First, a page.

Astronauts: December 2016 Archives

Piers Sellers

Keith's note: This note was sent out earlier today by Colleen Hartman, Director, Sciences and Exploration Directorate NASA Goddard Space Flight Center: "All, I am so very sad and bereft to tell you that Piers passed away this morning. He was not in pain and his family was with him. A light has left our world. We will miss him so very much. He asked that Tucker and I arrange a celebration of his life here in Washington DC. in the Spring time. Piers knew your work was the most important in the world. Please continue fighting the good fight and remembering the great times we had with the most amazing man in this world. We will never forget him. With deep sadness, Colleen"

NASA Administrator Remembers NASA Scientist, Astronaut Piers Sellers

"In a New York Times opinion piece in 2016, he said, 'As an astronaut, I spacewalked 220 miles above the Earth. Floating alongside the International Space Station, I watched hurricanes cartwheel across oceans, the Amazon snake its way to the sea through a brilliant green carpet of forest, and gigantic nighttime thunderstorms flash and flare for hundreds of miles along the Equator. From this God's-eye-view, I saw how fragile and infinitely precious the Earth is. I'm hopeful for its future.' "Today we lost a tremendous public servant who was dedicated to NASA, the nation and the world. He was a strident defender and eloquent spokesperson for our home planet, Earth. Spacewalker and scientist, free thinker and friend to our planet, and all who seek new knowledge, to say he will be missed would be a gross understatement."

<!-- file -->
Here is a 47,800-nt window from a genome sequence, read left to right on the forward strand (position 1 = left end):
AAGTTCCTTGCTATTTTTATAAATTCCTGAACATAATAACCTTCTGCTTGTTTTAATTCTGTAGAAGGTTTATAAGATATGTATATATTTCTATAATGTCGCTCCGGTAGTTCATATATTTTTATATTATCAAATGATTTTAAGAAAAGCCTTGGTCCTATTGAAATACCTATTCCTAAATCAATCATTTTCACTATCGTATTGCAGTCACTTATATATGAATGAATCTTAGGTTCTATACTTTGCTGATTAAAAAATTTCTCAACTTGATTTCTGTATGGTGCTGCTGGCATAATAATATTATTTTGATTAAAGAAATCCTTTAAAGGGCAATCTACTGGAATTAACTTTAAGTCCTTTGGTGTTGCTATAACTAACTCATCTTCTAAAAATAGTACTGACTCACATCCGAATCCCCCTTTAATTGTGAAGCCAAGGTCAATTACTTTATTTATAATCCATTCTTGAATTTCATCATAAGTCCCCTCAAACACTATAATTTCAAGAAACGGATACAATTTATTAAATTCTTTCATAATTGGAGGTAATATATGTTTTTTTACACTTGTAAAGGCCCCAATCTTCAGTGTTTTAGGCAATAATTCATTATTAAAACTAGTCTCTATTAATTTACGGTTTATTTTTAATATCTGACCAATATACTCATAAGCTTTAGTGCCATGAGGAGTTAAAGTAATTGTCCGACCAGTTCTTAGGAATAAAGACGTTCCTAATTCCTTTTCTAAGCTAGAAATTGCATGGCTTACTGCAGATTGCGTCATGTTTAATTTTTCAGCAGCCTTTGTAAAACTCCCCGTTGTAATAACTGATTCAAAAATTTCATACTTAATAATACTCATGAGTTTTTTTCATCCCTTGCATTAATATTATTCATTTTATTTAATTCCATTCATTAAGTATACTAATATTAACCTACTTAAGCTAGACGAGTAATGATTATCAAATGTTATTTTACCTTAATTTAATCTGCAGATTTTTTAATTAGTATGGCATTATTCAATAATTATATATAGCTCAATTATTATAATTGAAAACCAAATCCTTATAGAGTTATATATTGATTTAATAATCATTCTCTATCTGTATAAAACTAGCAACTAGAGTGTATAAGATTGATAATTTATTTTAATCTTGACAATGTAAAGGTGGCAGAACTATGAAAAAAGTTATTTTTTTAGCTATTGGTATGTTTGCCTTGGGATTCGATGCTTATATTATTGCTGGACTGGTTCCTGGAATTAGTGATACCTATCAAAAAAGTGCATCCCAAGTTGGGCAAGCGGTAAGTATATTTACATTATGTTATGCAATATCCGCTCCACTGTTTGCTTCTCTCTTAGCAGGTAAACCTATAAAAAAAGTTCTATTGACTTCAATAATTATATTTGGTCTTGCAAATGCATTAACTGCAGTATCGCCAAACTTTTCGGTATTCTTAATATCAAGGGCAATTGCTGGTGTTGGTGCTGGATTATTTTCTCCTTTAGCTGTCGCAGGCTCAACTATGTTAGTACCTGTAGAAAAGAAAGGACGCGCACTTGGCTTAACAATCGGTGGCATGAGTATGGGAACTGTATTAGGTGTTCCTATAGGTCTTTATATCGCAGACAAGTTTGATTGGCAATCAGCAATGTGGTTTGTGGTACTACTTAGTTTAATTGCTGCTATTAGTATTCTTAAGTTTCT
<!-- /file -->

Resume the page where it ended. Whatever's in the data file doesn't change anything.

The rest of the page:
Piers Sellers: A Legacy of Science, NASA

"Piers Sellers, who passed away on Dec. 23 more than a year after learning he had pancreatic cancer, leaves behind a dynamic legacy at NASA. As an astronaut he helped build the International Space Station. As a manager he helped lead hundreds of scientists. And as a public figure he was an inspiration to many for his optimistic take on humanity's ability to confront Earth's changing climate. But his most lasting contributions will be in the field where he began his career: science."

My John Glenn Story

Keith's note: Although I met him more than once in my 30 years in Washington, my association with John Glenn was one of a degree of separation - I knew many people who knew him well.

In 2009, I spent a month on a mission to a strange, beautiful, dangerous place with someone (astronaut Scott Parazynski) who spent several weeks on a mission to a strange, beautiful, dangerous place with John Glenn.

There is a scene in "The Right Stuff" (that never actually happened) where Gordon Cooper watches Glenn fly over Australia at night with some aborigines while sparks fly upward from their fire. Years later, on my way to Everest to meet up with Scott, I taught a Sherpa to spot satellites in the night sky - and that movie scene flashed through my mind.

That is my John Glenn story.

John Glenn

Statement by the President on the Passing of John Glenn

"The last of America's first astronauts has left us, but propelled by their example we know that our future here on Earth compels us to keep reaching for the heavens. On behalf of a grateful nation, Godspeed, John Glenn."

Statement by NASA Administrator Bolden on the Passing of John Glenn

"The entire NASA Family will be forever grateful for his outstanding service, commitment and friendship. Personally, I shall miss him greatly. As a fellow Marine and aviator, he was a mentor, role model and, most importantly, a dear friend."